Just digging through this small square made me realise just what an enterprise it will be to create a large herbaceous border on an area that is currently lawn. The digging, the cultivation of the soil and then the continuous weeding for a few years to get rid of any roots that I didn’t get out in the original preparation of the bed… Just the small square made my back ache, so I guess I will need to get in shape to be able to pull off the digging of an entire border! I wonder what the best in-door exercises for gardeners are…

I also cleared the ground around the white rose at the Southern gable of the house and cultivated the ground beside it so I could put in the red rose that I had also pulled from the ground outside my apartment. It’s flowers are not very large, but full and a deep red colour, so it should be a nice complement to the white renaissance-style rose that’s already there. If it survives… I know it’s a bit early in the year to cut down a rose completely and then move it as a bareroot plant, but hey; worth a shot, right?

My cuttings are looking quite well. Both the ones set to root in water (a white rose and a white climbing rose) and those set in potting soil (same roses, and also some buddleia and cornel cuttings). The next time I go to the summer house (in two weeks) I guess I will need to bring a few bags of potting soil so I can get the water-rooted cuttings in pots and leave them like that through the winter in the shed that will be (more or less) frost-free.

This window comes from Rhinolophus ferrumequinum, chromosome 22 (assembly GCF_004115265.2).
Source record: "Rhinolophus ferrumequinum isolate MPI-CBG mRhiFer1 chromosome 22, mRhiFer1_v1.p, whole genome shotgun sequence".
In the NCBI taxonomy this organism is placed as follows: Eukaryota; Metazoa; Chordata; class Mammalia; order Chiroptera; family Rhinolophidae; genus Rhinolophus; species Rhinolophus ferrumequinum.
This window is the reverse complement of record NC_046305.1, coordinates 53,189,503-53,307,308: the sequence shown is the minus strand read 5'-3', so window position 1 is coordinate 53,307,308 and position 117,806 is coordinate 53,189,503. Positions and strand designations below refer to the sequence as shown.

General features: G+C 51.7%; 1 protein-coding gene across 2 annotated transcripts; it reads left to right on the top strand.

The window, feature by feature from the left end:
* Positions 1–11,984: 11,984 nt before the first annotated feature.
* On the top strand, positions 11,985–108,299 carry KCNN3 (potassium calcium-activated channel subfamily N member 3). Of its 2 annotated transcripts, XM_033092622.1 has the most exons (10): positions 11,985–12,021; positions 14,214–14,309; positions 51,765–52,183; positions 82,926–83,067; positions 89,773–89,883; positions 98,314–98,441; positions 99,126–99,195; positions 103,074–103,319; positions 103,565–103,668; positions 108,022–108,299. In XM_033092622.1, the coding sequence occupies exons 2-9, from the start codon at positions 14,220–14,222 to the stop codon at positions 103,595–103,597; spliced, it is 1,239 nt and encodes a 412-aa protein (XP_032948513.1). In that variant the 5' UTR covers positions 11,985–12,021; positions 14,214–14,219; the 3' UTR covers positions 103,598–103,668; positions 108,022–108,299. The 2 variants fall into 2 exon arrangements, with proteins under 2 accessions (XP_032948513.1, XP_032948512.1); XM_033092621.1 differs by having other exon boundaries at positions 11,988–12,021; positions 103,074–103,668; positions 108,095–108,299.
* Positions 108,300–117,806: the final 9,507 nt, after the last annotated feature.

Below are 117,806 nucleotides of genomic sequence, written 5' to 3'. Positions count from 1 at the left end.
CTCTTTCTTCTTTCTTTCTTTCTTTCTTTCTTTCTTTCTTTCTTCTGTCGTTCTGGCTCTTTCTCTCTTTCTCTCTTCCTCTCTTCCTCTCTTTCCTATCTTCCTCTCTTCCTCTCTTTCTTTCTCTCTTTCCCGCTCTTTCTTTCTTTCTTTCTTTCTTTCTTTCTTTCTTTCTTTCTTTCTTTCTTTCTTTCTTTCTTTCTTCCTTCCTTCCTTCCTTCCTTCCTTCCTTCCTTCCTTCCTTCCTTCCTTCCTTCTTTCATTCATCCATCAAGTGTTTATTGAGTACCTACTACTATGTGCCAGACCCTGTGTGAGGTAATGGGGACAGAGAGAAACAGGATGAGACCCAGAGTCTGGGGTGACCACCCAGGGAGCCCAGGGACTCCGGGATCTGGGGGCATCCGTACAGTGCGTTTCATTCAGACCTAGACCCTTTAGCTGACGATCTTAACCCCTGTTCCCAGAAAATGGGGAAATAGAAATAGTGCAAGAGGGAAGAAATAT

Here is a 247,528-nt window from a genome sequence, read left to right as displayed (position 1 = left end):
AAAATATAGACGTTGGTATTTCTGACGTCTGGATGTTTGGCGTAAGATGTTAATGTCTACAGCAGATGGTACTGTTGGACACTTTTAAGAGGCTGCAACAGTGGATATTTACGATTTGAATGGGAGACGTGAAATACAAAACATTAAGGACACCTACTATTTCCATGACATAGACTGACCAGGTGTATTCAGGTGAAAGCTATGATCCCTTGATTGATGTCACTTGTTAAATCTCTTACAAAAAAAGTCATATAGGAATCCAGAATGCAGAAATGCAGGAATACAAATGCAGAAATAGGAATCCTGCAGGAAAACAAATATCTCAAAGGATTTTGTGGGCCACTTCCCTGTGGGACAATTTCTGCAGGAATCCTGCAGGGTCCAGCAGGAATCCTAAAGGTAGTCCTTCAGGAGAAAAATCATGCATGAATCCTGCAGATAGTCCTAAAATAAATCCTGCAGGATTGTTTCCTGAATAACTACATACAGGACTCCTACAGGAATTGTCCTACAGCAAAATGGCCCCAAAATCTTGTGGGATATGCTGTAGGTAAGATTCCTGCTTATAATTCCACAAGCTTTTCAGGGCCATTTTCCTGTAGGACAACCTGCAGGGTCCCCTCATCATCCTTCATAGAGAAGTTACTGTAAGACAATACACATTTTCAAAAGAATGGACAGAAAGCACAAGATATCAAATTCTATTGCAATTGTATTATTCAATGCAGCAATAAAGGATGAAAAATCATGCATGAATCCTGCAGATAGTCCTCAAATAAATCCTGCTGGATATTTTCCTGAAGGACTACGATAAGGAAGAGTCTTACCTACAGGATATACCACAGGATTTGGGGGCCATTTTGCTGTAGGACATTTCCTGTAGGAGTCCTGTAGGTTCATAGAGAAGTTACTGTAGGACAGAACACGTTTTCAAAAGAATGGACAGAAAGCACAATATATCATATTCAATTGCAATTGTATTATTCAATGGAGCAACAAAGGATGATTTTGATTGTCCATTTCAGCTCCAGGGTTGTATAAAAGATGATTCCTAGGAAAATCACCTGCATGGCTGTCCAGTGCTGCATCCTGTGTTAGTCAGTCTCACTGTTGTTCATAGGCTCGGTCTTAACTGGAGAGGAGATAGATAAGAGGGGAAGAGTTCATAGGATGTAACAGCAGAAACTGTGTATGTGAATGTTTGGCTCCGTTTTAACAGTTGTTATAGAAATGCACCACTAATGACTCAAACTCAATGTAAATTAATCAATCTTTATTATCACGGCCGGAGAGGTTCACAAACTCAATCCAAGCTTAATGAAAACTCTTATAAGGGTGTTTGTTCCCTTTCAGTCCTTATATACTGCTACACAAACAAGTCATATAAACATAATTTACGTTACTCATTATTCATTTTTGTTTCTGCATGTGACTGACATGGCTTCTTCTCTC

I don’t remember if I’ve told you, but I’ve lent the summer house to some friends who are having a new bathroom installed in their apartment and consequently were keen to borrow a place to stay where there was an actual toilet, rather than a porta-potty in the sitting room. This means that I only went up there from Friday evening to Saturday afternoon this weekend, much to my regret. It just seems like I’m a visitor there when they are living there, so I wanted to get back to my apartment tonight and just have a nice evening alone.

I miss the place. I haven’t had a weekend alone up there since… Well, since some time in mid-August, I guess. And initially they asked to borrow the house for two-three weeks, but obviously the builders are behind schedule so now it looks like it’ll be a lot longer, and from the weekend 23-24 October and five weeks ahead I won’t have a single weekend in Denmark, so I’m considering whether it would be rude to ask them to give me the weekend 16-17 October up there alone. I can’t wait until 27-28 November to have a weekend in my refuge alone… Also, there’s so much work to get started on before winter sets in, and especially the digging and cultivation will take time. I would really like to have broken the ground for the border before winter, even if the soil cultivation might have to wait until spring.